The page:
By Chris Heard
BBC News Online entertainment staff
Unseen photos of former Clash singer Joe Strummer have gone on display in an exhibition which explores his personal archive of band memorabilia.
Strummer at the start of The Clash era, November 1976
Dozens of handwritten lyrics, concert setlists, jottings, drawings and tour mementoes have been brought together in London to celebrate Strummer's legacy.
They had been kept in storage by the artist at his West Country home in the years leading up to his untimely death in 2002 at the age of 50.
Photographs of Strummer during his pre-Clash days as singer of pub-rockers The 101ers are also included in the exhibition at the London Print Studio in Harrow Road, west London.
The premises lie at the heart of a district which is still synonymous with Strummer's formative days as an artist.
It was there he refined his ambitions of stardom in the mid-1970s, as well as honing his skills as a political activist, as a squatter at 101 Walterton Road (giving rise to the 101ers).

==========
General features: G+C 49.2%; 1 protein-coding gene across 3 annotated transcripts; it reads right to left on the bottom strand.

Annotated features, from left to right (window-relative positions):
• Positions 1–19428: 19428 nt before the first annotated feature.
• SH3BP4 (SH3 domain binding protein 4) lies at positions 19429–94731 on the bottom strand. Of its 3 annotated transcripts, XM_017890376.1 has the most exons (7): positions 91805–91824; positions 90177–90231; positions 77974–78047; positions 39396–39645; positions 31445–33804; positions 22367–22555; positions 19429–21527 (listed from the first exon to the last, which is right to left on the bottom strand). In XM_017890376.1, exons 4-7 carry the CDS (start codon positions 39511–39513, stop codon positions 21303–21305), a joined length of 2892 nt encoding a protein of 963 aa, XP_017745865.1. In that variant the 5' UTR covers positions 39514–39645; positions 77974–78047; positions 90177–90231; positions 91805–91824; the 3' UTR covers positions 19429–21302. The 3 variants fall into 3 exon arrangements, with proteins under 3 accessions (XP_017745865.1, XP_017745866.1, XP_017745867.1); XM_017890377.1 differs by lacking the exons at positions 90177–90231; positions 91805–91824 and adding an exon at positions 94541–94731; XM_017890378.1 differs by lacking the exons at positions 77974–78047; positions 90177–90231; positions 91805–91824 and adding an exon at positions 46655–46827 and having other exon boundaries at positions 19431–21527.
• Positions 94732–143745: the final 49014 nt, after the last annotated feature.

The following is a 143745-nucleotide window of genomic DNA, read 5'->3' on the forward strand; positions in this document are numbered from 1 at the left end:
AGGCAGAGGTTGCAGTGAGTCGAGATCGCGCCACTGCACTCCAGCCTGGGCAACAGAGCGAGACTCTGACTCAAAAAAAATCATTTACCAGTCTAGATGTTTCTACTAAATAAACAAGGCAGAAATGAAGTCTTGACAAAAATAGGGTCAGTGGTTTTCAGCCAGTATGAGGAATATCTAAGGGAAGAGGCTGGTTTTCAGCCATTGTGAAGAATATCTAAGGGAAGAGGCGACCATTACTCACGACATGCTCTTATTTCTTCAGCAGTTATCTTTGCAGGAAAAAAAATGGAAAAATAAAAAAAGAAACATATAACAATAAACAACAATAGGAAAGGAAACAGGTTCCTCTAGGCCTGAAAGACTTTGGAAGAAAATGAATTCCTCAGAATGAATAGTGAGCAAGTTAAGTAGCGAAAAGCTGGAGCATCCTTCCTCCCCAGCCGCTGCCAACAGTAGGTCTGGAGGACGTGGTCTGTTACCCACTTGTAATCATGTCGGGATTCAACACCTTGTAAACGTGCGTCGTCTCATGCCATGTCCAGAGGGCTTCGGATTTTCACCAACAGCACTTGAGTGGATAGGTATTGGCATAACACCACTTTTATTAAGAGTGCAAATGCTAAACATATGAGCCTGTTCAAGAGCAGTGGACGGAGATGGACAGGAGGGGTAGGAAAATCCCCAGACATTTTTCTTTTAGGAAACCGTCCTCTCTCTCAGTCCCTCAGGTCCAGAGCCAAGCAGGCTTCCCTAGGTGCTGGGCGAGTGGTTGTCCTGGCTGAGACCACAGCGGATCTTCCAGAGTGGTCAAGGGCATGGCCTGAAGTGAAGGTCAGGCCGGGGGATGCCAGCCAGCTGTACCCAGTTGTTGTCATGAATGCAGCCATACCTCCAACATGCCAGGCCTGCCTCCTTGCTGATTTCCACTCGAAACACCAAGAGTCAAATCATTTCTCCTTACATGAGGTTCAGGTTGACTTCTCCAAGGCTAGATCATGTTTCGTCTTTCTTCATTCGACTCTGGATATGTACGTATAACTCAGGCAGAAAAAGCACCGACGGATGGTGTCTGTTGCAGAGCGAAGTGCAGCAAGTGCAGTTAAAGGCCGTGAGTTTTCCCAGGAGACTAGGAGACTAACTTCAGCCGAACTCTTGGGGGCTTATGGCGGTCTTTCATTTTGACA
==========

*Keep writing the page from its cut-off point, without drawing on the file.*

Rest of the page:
This year marks the 30th anniversary of the 101ers' first concert at local pub The Chippenham.
Pictured in 1975, as frontman for The 101ers
The pictures were taken by Julian Yewdall, a founder member of The 101ers who squatted with Strummer.
He said: "Joe was a reliable guy with a lot of energy and a lot of determination.
"Pretty early on he had that leadership ability; he was very motivated. I remember him with affection."
Gordon McHarg, who curated the exhibition, said: "He was an inspiration and a gentleman."
The exhibition, Joe Strummer Past, Present and Future, has been organised by Walterton & Elgin Community Homes (WECH), the area's community housing association.
As well as celebrating Strummer's community spirit, it aims to raise awareness of the charity Strummerville, which plans to create a base for young musicians in his memory - likely to be in the area of his adopted home town of Bridgwater, Somerset.
Later this month The Clash's landmark album London Calling is being reissued to mark the 25th anniversary of its release.
It includes an extra CD of unreleased demos, popularly known as The Vanilla Tapes, and a DVD of unseen band footage.